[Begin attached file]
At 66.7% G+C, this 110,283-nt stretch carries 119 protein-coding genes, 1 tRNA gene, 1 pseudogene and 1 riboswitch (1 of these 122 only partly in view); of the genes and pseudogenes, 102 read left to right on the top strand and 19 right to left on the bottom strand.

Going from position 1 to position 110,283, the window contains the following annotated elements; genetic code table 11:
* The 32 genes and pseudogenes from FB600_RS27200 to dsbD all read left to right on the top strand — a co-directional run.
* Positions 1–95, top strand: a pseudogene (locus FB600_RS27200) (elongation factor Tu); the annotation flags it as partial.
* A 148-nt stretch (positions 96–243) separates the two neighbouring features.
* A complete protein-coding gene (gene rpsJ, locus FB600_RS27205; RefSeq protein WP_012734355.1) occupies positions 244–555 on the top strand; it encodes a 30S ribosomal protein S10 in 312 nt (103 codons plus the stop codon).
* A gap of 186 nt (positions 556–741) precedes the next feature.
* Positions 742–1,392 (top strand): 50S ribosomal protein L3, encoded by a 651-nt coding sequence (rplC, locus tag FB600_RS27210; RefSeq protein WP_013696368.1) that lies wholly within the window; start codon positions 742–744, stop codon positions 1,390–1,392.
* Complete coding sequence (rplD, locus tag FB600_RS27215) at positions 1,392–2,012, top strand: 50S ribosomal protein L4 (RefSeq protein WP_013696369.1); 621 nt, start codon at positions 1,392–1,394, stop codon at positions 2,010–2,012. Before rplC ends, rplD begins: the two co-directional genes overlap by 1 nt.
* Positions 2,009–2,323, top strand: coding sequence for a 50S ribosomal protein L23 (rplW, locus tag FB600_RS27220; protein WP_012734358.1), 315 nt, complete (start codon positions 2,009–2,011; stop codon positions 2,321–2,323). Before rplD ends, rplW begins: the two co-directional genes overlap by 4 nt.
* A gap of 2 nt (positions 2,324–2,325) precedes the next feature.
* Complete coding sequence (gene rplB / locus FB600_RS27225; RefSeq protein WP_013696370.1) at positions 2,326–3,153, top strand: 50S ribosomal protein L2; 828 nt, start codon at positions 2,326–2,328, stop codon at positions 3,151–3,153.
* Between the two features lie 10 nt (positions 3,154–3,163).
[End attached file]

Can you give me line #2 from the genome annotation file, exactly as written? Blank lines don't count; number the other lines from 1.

Going from position 1 to position 110,283, the window contains the following annotated elements; genetic code table 11: